IR35 is a complex regime which affects employers, consultants and personal services companies. Read this Quick Guide to find out how it affects you and the taxes you pay.

The IR35 Regime is a "disguised employment regime" introduced to deal with perceived tax avoidance by consultants and contractors performing their services through a Personal Service Company (PSC) avoiding income tax or NICs.

Also known as the ‘ off-payroll working rules’, these make sure workers pay broadly the same tax and National Insurance contributions as an employee if they:

  • provide services through their own intermediary - most commonly a limited company that they control

  • would have been an employee if they were providing their services directly to the client

IR35 rules apply if the three following conditions are met: 

  1. An individual personally performs services for a client (or is obliged to do so).

  2. Those services are provided under arrangements involving an "intermediary". 

  3. The circumstances are such that if the arrangements had been made directly between the individual and the client, the individual would have been regarded as employed by the client "in employed earner's employment" for NICs purposes. 

Where IR35 does apply, the fees paid by the end-user or client to the consultant would be treated as employment income and subject to income tax and NICs. 

Public sector

Some rules already apply to all public sector clients. These include:

  • government departments, including their executive agencies

  • companies owned or controlled by the public sector

  • schools or universities

  • local authorities

  • parts of the National Health Service

Private sector

When a private sector business contracts with a PSC it does not have to deduct tax under the Pay As You Earn System (PAYE) and does not have to pay employer's NICs from payments made to the PSC. Therefore, it is the PSC’s obligation to decide whether or not the contractual relationship in question falls inside or outside IR35.

From 2021, the obligation for determining employment tax status and whether the IR35 rules apply will pass from the PSC to the end-client, for some private sector companies. Where it does apply, the fee-payer will be responsible for deducting income tax and employee NICs, and accounting for those together with employer NICs. If the client gets the analysis wrong, it will be liable for the underpaid tax and associated penalties and interest. 

The fee-payer could either be the client or, where there is an intermediary agency - the agency.

However, this will only apply to medium and large-sized private sector clients. 

For the rules to apply to a private sector company, it should meet 2 or more of the following conditions:

  • it has an annual turnover of more than £10.2 million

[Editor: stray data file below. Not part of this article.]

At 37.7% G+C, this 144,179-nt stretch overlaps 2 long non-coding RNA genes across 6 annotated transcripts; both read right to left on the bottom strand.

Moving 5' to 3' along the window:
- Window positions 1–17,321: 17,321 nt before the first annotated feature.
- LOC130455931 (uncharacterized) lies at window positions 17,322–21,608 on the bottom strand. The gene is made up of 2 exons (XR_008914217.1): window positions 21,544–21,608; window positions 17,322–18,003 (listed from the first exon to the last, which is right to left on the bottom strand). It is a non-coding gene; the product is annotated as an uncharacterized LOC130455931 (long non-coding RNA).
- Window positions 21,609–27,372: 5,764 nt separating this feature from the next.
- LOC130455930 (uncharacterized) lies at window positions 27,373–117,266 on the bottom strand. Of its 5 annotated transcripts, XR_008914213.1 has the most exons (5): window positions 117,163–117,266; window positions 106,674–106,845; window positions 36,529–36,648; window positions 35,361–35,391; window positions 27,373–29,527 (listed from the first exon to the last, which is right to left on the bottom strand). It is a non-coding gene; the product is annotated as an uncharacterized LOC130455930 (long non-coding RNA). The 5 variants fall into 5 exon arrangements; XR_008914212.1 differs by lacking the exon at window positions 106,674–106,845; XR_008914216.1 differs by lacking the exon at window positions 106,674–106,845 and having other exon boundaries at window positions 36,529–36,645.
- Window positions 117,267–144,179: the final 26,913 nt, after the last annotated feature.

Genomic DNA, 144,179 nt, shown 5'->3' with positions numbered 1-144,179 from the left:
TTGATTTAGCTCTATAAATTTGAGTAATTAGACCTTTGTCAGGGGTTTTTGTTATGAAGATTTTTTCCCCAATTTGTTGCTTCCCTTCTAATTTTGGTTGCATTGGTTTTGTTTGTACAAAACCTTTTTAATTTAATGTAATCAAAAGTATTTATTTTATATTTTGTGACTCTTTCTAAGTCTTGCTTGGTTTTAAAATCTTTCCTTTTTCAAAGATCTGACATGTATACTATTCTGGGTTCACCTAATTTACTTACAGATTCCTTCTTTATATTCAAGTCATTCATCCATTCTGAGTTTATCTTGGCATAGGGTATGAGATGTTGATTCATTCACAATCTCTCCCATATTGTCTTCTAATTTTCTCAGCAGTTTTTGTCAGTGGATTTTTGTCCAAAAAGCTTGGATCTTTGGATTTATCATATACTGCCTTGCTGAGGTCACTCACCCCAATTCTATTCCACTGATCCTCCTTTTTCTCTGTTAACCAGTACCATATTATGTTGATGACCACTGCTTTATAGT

• it has a balance sheet total of more than £5.1 million

  • it has more than 50 employees

The private sector includes third sector organisations, such as some charities. 

If a company is exempt the determination will remain the responsibility of the worker’s intermediary.

When assessing IR35 status or employment status, the end-user client will have to complete an employment status determination (ESD) statement and pass this on to the supplier they have a contract with. Any other intermediaries will be obliged to pass this employment status determination statement down the contractual chain until it finally ends up with the PSC, and eventually, it will need to be passed to the individual consultant.

There are a number of potentially relevant factors to which varying importance can be attributed depending upon the exact circumstances to make this determination. Some of them include:

  • Is there a Mutuality of obligation? Is there an obligation on the client to provide work to the consultant? Is there an obligation on the consultants to accept work? If the client is obliged to offer paid work and the consultant is obliged to take it, this is an example of a contract for services and therefore an Employment relationship and falls within the scope of the new IR35 regime. If a contract also states that the consultant can't work for other clients while working for the client, this may also infer employment status as opposed to truly self-employed.

  • Look at the degree of control over the consultant. What kind of control does the client have over the consultants? Does the client have control over the way in which the consultants do the work and when and where they must be performed? 

  • Look at the economic reality of the relationship. Who provides the equipment? Who takes the financial risk? How reliant is the consultant on the client for work and the manner and timing of payment, the duration of engagement and the integration of the consultant into the business?

  • The right of substitution. Will the client only accept the consultant as the performer of services? Can they send a substitution? 

There are many other factors that can be relevant and this determination should not only be based on what the contract between the consultant and the client assumes that this relationship is. 

In the meantime, it is important that consultants review their status, as liability for the incorrect determination still sits with them. Consultants also remain responsible for deciding how to pay themselves and for accounting for their tax.

For more information read Consultants workers and employees

Ask a lawyer if you need help determining your own status if you are a consultant/contractor or your consultants’ IR35 status.